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Mailing List Message of <rpm-users>

Re: rpm dependency checking via python

From: Jeff Johnson <n3npq@mac.com>
Date: Sun 09 May 2010 - 03:35:26 CEST
Message-id: <2706C668-D1DF-45DC-A463-4F2FCFD2112C@mac.com>

On May 8, 2010, at 9:05 PM, юрка олейников wrote:

> i've tried to da as you told, but have some problem.
> i've added all RPMs from CentOS installation dvd DVD to transaction set (with 'i' parameter) and ts.check() succeeds.
> however the same operation on RHEL RPMs fails on ts.check() and a get a huge list of rpm deps...
> 

Please supply rpm version involved. I can't track with identifiers like
"CentOS" and "RHEL" and DVD.

Be careful with 'i' vs 'u' passed whaten adding elements.

I'd suggest ignoring 'i' and always doing 'u' because rpmlib behavior
is quite different between the two.

Note also that
	'i' == 	-i,--install
	'u' == 	-U,--upgrade
on the rpm CLI, which may help you narrow down to a specific reproducer,
with deterministic behavior. The rpm-python bindings are quite ancient,
with subtly different behaviors amongst different versions.

There's fewer changes on the rpm CLI.

There's also means to more specific debugging (that I can translate)
if you do rpm.setVerbosity() (I think that's the method, I don't use rpm-python daily) twice.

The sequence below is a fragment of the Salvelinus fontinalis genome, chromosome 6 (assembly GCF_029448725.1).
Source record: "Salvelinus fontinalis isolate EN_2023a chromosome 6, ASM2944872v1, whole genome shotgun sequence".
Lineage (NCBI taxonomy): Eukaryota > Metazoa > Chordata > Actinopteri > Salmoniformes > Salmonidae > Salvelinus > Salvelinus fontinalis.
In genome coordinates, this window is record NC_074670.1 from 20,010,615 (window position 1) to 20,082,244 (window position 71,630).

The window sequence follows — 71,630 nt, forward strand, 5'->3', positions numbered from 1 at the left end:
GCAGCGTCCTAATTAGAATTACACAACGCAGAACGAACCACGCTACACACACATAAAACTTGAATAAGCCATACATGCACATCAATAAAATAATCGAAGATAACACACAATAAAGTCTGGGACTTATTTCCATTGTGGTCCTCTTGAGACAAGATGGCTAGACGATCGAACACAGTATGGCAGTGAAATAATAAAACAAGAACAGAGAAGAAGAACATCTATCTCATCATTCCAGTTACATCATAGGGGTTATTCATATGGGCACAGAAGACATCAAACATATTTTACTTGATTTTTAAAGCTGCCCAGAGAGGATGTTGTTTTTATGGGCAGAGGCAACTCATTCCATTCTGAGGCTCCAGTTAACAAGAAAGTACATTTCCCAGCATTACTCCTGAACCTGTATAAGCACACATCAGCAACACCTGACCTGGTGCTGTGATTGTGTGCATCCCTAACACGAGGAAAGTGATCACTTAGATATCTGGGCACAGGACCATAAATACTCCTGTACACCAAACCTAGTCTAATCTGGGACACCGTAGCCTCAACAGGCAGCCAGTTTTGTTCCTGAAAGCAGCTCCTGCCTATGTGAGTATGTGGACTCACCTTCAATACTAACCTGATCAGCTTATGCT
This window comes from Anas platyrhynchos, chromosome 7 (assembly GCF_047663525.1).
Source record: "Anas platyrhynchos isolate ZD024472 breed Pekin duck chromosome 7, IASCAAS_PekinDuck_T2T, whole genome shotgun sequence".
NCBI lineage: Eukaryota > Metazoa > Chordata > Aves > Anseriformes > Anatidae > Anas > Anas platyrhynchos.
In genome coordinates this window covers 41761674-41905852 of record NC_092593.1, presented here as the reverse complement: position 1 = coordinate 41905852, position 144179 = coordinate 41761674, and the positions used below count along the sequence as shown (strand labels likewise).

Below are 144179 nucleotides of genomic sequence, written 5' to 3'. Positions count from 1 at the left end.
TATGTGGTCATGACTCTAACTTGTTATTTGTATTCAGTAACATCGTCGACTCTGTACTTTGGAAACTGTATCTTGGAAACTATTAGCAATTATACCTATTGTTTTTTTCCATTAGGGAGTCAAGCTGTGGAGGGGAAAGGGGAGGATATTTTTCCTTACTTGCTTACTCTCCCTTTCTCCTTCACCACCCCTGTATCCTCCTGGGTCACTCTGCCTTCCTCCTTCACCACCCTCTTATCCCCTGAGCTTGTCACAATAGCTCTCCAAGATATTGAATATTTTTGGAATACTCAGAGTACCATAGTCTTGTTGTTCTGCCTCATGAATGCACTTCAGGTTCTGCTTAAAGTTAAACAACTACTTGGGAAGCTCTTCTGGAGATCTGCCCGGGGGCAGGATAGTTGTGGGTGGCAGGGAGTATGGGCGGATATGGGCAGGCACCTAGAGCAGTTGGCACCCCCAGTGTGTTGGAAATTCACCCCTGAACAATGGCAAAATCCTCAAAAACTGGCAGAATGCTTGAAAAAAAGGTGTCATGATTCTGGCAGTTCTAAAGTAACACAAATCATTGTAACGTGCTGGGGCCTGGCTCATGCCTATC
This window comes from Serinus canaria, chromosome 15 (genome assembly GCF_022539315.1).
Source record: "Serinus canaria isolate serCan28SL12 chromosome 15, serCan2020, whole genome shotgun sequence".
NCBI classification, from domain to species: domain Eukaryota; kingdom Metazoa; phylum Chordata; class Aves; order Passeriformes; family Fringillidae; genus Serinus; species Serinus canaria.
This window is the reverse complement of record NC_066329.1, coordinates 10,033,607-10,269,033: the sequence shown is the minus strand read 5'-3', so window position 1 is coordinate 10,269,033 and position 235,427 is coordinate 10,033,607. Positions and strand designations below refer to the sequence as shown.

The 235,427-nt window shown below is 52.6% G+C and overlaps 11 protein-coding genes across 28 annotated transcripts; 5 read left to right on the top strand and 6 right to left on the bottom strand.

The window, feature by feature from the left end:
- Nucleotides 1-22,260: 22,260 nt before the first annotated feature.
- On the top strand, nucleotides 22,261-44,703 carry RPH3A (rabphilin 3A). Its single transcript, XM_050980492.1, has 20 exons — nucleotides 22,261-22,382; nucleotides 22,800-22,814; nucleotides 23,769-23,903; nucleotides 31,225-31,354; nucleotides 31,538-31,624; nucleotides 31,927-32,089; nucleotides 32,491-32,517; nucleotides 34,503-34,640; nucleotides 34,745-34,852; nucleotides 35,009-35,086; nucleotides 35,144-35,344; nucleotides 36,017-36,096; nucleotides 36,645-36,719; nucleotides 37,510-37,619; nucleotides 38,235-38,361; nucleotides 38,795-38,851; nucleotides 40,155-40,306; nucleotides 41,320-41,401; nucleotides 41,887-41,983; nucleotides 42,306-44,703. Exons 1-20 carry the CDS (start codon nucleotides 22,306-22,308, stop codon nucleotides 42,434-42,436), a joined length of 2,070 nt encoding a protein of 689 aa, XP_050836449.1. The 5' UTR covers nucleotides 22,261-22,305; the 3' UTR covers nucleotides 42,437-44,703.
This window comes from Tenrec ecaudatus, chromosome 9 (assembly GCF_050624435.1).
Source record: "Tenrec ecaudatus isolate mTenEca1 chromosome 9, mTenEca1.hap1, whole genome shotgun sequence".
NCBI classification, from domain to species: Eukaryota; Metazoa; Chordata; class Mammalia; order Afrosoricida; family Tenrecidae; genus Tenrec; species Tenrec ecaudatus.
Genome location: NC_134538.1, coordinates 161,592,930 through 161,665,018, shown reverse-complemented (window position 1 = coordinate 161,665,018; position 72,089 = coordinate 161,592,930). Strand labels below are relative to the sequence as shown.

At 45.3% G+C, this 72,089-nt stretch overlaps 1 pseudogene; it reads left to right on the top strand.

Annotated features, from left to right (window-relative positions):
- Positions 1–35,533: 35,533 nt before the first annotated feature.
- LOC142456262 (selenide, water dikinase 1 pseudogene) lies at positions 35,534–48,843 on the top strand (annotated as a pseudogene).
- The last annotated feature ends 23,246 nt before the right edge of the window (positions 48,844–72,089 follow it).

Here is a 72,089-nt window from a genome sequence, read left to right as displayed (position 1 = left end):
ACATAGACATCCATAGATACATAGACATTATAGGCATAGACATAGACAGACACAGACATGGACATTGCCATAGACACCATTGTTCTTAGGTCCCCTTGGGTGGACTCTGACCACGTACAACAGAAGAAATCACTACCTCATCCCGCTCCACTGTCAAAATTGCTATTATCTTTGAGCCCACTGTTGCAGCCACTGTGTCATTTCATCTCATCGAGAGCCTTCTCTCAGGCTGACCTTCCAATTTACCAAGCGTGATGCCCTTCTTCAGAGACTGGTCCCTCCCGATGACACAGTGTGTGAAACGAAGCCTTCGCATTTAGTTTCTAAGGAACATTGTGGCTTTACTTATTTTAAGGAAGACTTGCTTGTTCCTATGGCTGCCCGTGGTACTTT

Call rpm.setVerbosity() twice  turns on the equivalent of -vv on the rpm CLI.

RPM is quite heavily insturmented, will supply details on almost every operation performed,
but one does need to turn on the diagnostics somehow.

hth

73 de Jeff

> 
> 2010/5/8 Jeff Johnson <n3npq@mac.com>
> 
> On May 8, 2010, at 10:26 AM, Jeff Johnson wrote:
> 
> >
> > On May 8, 2010, at 9:15 AM, юрка олейников wrote:
> >
> >> how do i check in python if rpmA has satisfied dependecies from rpmB if i do not want to use rpmdb?
> >>
> >
> > If you don't want to use an rpmdb, then you cannot check "added"
> > dependency assertions against "installed" packages. An rpmdb
> > is in fact where the "installed" package metadata lives.
> >
> 
> The specific answer to your question (assuming you don't
> care whatsoever about "installed" package dependencies) is
> 
> 1) Get a transaction
> 
> 2) (counter intuitively) close the rpmdb using the ts.closedb() method.
> 
> 3) add headers to the transaction as if you were going to install.
> 
> 4) call the ts.check() method, and retrieve the dependency failures.
> 
> What I believe you are going to find is that there are many
> failed "installed" dependency assertions that are normally satisfied
> by information contained in an rpmdb.
> 
> To fix _THAT_ problem, just don't do step 2) let the transaction
> access an rpmdb as needed.
> 
> hth
> 
> 73 de Jeff______________________________________________________________________
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> 
> 
> 
> -- 
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Received on Sun May 9 03:35:55 2010
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